Jacqueline Osherow, “Autumn Psalm” [Poetry for Ordinary Time]

I’ve enjoyed posting poetry series themed around the Christian year in the past couple of years (see “Poetry for Lent” and “Poetry for Easter“). I will continue that with a series called “Poetry for Ordinary Time.” Ordinary time includes two sections of the church year between Christmastide and Lent and Easter and Advent. The word “ordinary” here derives from the word ordinal by which the weeks are counted. Still, ordinary time does serve an opportunity to embrace the ordinary spaces and places of our lives, and the themes of the poems will express this.

Here is Jacqueline Osherow’s poem “Autumn Psalm” from The Hoopoe’s Crown: Poems. Jacqueline Osherow is a contemporary Jewish American poet whose poetry is both conversational and learned, concerned with the intricacies of faith and the weight of history.


A full year passed (the seasons keep me honest)
since I last noticed this same commotion.
Who knew God was an abstract expressionist?

I’m asking myself—the very question
I asked last year, staring out at this array
of racing colors, then set in motion

by the chance invasion of a Steller’s jay.
Is this what people mean by speed of light?
My usually levelheaded mulberry tree

hurling arrows everywhere in sight—
its bow: the out-of-control Virginia creeper
my friends say I should do something about,

whose vermilion went at least a full shade deeper
at the provocation of the upstart blue,
the leaves (half green, half gold) suddenly hyper

in savage competition with that red and blue—
tohubohu returned, in living color.
Kandinsky: where were you when I needed you?

My attempted poem would lie fallow a year;
I was so busy focusing on the desert’s
stinginess with everything but rumor.

No place even for the spectrum’s introverts—
rose, olive, gray—no pigment at all—
and certainly no room for shameless braggarts

like the ones that barge in here every fall
and make me feel like an unredeemed failure
even more emphatically than usual.

And here they are again, their fleet allure
still more urgent this time—the desert’s gone;
I’m through with it, want something fuller—

why shouldn’t a person have a little fun,
some utterly unnecessary extravagance?
Which was—at least I think it was—God’s plan

when He set up (such things are never left to chance)
that one split-second assignation
with genuine, no-kidding-around omnipotence

what, for lack of better words, I’m calling vision.
You breathe in, and, for once, there’s something there.
Just when you thought you’d learned some resignation,

there’s real resistance in the nearby air
until the entire universe is swayed.
Even that desert of yours isn’t quite so bare

and God’s not nonexistent; He’s just been waylaid
by a host of what no one could’ve foreseen.
He’s got plans for you: this red-gold-green parade

is actually a fairly detailed outline.
David never needed one, but he’s long dead
and God could use a little recognition.

He promises. It won’t go to His head
and if you praise Him properly (an autumn psalm!
Why didn’t I think of that?) you’ll have it made.

But while it’s true that my Virginia creeper praises Him,
its palms and fingers crimson with applause,
that the local breeze is weaving Him a diadem,

inspecting my tree’s uncut gold for flaws,
I came to talk about the way that violet-blue
sprang the greens and reds and yellows

into action: actual motion. I swear it’s true
though I’m not sure I ever took it in.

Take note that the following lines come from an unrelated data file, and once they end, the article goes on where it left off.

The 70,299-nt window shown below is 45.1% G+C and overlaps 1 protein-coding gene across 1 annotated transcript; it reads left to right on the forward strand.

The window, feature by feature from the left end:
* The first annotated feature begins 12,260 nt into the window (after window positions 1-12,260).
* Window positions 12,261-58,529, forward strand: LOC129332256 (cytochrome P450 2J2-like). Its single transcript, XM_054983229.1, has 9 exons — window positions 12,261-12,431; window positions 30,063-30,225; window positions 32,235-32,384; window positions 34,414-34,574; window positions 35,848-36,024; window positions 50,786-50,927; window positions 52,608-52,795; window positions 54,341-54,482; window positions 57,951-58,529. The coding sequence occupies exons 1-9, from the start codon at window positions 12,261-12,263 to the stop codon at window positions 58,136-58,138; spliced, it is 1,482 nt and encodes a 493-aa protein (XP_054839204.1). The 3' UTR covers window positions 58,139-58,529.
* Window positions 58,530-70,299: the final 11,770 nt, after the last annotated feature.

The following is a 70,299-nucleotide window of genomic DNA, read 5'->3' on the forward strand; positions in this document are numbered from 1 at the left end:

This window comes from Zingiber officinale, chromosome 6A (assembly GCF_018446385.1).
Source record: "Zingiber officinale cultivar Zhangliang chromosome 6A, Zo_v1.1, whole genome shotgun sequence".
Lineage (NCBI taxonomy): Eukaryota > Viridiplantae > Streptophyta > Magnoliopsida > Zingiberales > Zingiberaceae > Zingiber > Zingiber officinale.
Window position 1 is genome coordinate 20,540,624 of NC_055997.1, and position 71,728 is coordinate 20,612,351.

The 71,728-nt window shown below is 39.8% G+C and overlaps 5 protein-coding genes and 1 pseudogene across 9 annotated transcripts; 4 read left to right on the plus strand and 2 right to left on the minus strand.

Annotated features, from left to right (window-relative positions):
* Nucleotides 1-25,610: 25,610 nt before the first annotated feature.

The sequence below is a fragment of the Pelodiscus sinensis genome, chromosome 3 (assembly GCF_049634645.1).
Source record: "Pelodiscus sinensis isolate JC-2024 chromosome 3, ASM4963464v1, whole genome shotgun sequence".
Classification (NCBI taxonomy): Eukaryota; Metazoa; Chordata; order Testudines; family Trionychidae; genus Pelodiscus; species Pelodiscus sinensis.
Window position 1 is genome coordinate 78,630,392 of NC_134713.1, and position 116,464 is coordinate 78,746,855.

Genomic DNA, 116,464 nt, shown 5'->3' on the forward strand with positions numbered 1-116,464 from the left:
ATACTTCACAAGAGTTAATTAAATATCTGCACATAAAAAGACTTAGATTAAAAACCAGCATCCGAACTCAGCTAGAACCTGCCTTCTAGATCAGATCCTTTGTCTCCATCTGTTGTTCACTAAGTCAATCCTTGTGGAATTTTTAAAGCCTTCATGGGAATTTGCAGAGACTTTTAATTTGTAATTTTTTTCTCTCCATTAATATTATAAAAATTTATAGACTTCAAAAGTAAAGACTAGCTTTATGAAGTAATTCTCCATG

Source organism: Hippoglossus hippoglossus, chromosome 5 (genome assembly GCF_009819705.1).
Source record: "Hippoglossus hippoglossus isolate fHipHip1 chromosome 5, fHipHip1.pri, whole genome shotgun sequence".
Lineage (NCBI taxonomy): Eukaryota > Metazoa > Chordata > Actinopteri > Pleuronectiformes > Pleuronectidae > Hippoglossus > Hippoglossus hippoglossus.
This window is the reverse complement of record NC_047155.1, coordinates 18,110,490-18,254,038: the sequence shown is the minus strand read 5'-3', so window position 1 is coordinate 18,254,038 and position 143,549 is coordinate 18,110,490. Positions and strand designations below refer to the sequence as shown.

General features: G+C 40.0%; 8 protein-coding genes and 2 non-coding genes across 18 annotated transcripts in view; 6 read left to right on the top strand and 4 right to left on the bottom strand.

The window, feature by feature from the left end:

Now I’d be prepared, if some magician flew

into my field of vision, to realign
that dazzle out my window yet again.
It’s not likely, but I’m keeping my eyes open

though I still wouldn’t be able to explain
precisely what happened to these vines, these trees.
It isn’t available in my tradition.

For this, I would have to be Chinese,
Wang Wei, to be precise, on a mountain,
autumn rain converging on the trees,

a cassia flower nearby, a cloud, a pine,
washerwomen heading home for the day,
my senses and the mountain so entirely in tune

that when my stroke of blue arrives, I’m ready.
Though there is no rain here: the air’s shot through
with gold on golden leaves. Wang Wei’s so giddy

he’s calling back the dead: Li Bai! Du Fu!
Guys! You’ve got to see this—autumn sun!
They’re suddenly hell-bent on learning Hebrew

in order to get inside the celebration,
which explains how they wound up where they are
in my university library’s squashed domain.

Poor guys, it was Hebrew they were looking for,
but they ended up across the aisle from Yiddish—
some Library of Congress cataloger’s sense of humor:

the world’s calmest characters and its most skittish
squinting at each other, head to head,
all silently intoning some version of kaddish

for their nonexistent readers, one side’s dead
(the twentieth century’s lasting contribution)
and the other’s insufficiently learned

to understand a fraction of what they mean.
The writings in the world’s most spoken language
across from one that can barely get a minyan.

Sick of lanzmen, the yidden are trying to engage
the guys across the aisle in some conversation:
How, for example, do you squeeze an image
into so few words, respectfully asks Glatstein.
Wang Wei, at first, doesn’t understand the problem
but then he shrugs his shoulders, mumbles Zen
… but, please, I, myself, overheard a poem,
in the autumn rain, once, on a mountain.
How do you do it? I believe it’s called a psalm?

Glatstein’s cronies all crack up in unison.
Okay, groise macher, give him an answer.
But Glatstein dons his yarmulke (who knew he had one?)

and starts the introduction to the morning prayer,
Pisukei di zimrah, psalm by psalm.
Wang Wei is spellbound, the stacks’ stale air

suddenly a veritable balm
and I’m so touched by these amazing goings-on
that I’ve forgotten all about the autumn

staring straight at me: still alive, still golden.
What’s gold, anyway, compared to poetry?
a trick of chlorophyll, a trick of sun.

True. It was something, my changing tree
with its perfect complement: a crimson vine,
both thrown into panic by a Steller’s jay,

but it’s hard to shake the habit of digression.
Wandering has always been my people’s way
whether we’re in a desert or narration.

It’s too late to emulate Wang Wei
and his solitary years on that one mountain
though I’d love to say what I set out to say